Minimising Severe Voltage Drop In Long Cable runs—The Cost-Efficient Way (Formulas, Calculations & Case Studies)



Electrical installations are bound to uncertainties that subject the connected loads to voltage variations. Amongst them are severe voltage drops that affect the equipment’s functionality, reliability, and safety. Hence, project managers should expect voltage drops in real-life applications and take mitigative actions to address the drawbacks. 


However, the question lies in choosing the age-old method of reducing conductor resistance or adopting modern voltage regulation technologies. 


In this article, we’ll explore why voltage drops happen, relevant calculation formulas, and ways to resolve the issue efficiently. 





Voltage drops describe the inability of an electrical conductor to sustain the same voltage level across its length. It’s an inevitable phenomenon that affects electrical cables. As a result, the voltage that electrical equipment receives falls below the value supplied by the electrical substation.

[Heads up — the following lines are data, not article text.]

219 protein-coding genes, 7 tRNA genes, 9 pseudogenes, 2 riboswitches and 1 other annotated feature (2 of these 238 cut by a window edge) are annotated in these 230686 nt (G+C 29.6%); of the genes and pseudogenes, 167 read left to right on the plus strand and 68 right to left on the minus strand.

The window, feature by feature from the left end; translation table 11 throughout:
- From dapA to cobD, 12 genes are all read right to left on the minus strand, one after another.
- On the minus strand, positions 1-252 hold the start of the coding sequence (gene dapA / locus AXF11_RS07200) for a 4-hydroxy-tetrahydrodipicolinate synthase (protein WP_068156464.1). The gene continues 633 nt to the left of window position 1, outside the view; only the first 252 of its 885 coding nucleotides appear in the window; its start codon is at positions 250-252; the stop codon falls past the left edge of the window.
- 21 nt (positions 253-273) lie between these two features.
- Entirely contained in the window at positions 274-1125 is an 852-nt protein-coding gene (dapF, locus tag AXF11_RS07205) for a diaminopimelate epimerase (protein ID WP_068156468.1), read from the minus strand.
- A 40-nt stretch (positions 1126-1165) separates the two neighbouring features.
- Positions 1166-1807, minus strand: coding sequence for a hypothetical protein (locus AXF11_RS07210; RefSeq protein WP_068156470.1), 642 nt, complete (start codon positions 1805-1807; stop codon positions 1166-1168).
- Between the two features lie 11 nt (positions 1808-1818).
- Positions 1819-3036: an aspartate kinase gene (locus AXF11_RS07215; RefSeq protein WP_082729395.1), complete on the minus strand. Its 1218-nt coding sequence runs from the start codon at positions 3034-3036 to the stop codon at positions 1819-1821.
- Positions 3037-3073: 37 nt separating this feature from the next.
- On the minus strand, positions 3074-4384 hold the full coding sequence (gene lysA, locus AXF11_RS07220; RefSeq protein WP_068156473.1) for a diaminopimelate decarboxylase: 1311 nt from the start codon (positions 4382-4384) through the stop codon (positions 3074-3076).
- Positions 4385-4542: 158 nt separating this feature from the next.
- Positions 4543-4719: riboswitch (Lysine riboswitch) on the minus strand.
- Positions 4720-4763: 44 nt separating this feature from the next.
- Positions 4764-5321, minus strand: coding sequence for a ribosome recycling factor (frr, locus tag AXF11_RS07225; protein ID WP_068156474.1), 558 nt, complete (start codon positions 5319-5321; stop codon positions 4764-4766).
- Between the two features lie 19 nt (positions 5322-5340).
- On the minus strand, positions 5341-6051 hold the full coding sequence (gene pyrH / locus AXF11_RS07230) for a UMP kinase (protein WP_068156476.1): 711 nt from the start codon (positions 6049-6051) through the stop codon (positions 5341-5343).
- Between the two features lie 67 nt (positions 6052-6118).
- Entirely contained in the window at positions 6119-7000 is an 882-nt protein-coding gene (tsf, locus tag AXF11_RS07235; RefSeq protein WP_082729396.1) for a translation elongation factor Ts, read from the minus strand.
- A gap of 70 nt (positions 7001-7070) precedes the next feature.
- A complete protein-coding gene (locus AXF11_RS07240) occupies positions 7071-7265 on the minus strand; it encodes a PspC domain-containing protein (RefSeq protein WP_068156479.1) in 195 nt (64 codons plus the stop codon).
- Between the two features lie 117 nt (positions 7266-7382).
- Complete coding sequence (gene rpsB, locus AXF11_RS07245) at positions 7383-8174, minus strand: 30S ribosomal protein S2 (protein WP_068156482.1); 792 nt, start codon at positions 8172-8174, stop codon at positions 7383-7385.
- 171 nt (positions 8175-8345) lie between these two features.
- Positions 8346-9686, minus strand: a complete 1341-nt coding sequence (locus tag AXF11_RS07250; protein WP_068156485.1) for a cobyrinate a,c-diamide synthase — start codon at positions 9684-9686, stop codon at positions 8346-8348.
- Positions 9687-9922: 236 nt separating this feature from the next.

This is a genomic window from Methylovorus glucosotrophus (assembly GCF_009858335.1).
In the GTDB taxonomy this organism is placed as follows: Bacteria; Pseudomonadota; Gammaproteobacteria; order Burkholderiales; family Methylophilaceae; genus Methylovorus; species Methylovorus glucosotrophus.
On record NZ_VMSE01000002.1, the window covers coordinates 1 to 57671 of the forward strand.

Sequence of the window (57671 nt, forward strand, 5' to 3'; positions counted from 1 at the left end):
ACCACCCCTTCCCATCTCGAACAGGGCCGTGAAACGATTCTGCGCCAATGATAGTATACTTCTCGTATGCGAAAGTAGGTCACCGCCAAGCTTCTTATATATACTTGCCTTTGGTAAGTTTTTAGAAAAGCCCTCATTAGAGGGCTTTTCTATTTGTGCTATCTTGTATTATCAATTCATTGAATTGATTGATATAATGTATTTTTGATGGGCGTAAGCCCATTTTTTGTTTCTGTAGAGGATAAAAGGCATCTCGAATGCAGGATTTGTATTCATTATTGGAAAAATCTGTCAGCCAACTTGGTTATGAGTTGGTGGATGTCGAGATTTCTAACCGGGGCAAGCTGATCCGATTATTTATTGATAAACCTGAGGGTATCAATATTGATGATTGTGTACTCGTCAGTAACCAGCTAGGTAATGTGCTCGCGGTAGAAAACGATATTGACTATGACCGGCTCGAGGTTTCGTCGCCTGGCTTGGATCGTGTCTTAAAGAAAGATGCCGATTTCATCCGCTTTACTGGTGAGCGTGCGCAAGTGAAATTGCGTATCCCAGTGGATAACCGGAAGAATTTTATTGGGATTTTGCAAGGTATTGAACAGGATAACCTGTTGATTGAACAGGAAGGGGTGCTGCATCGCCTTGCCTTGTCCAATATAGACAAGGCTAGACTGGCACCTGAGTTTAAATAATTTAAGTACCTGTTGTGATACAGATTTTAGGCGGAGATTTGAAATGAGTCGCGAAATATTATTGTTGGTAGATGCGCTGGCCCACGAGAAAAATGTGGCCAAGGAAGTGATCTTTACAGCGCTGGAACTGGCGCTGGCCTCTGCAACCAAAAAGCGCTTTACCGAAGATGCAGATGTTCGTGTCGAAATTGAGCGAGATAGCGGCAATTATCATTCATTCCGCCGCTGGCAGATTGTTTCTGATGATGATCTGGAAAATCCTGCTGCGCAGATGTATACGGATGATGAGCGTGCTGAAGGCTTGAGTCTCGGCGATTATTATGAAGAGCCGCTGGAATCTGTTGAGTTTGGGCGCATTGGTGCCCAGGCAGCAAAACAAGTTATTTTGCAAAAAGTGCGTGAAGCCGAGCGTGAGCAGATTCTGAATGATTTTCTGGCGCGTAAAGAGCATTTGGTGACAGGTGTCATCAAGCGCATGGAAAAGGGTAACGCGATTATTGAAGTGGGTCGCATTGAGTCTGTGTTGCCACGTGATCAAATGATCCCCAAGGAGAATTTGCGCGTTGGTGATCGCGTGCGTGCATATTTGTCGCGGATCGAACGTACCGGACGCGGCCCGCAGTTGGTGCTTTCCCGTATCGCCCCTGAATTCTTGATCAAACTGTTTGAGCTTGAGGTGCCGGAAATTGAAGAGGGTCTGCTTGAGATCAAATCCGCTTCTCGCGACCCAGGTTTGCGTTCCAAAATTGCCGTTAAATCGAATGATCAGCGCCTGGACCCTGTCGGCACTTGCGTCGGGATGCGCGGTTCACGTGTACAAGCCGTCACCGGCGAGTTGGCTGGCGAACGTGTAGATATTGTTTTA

A voltage drop in an electrical circuit normally occurs when a current passes through the cable. It is related to the resistance or impedance to current flow with passive elements in the circuits including cables, contacts, and connectors affecting the level of voltage drop.



This parameter affects the overall resistance of the cable. Longer cable results in a more significant voltage drop compared to a shorter one as the current traverses a longer path. 


Cables with larger diameters exhibit a slighter voltage drop compared to thinner cables. 


When powering equipment that draws high current, the incoming supply will encounter a more considerable voltage drop, in compliance with Ohm’s Law.


Specific load equipment may cause an in-rush current when activated. The sudden surge in the electrical current will result in a momentary but significant voltage drop across the supply terminal. 


Copper cables, which are more conductive than aluminium, will experience lesser voltage drops across the same distance. 


The cable temperature varies according to the environment and affects its conductivity. 




Regulatory bodies define the allowable tolerance for voltage drops to ensure that electrical installations function optimally. However, the threshold differs according to countries and regions.




In Australia and New Zealand, industries must comply with the AS/NZS3000:2018, which stipulates the tolerance threshold for different installations. 

For example:

  • Clause 1.6.2 in AS/NZS 3000:2018 allows a 6% drop limit of the nominal voltage of 230V.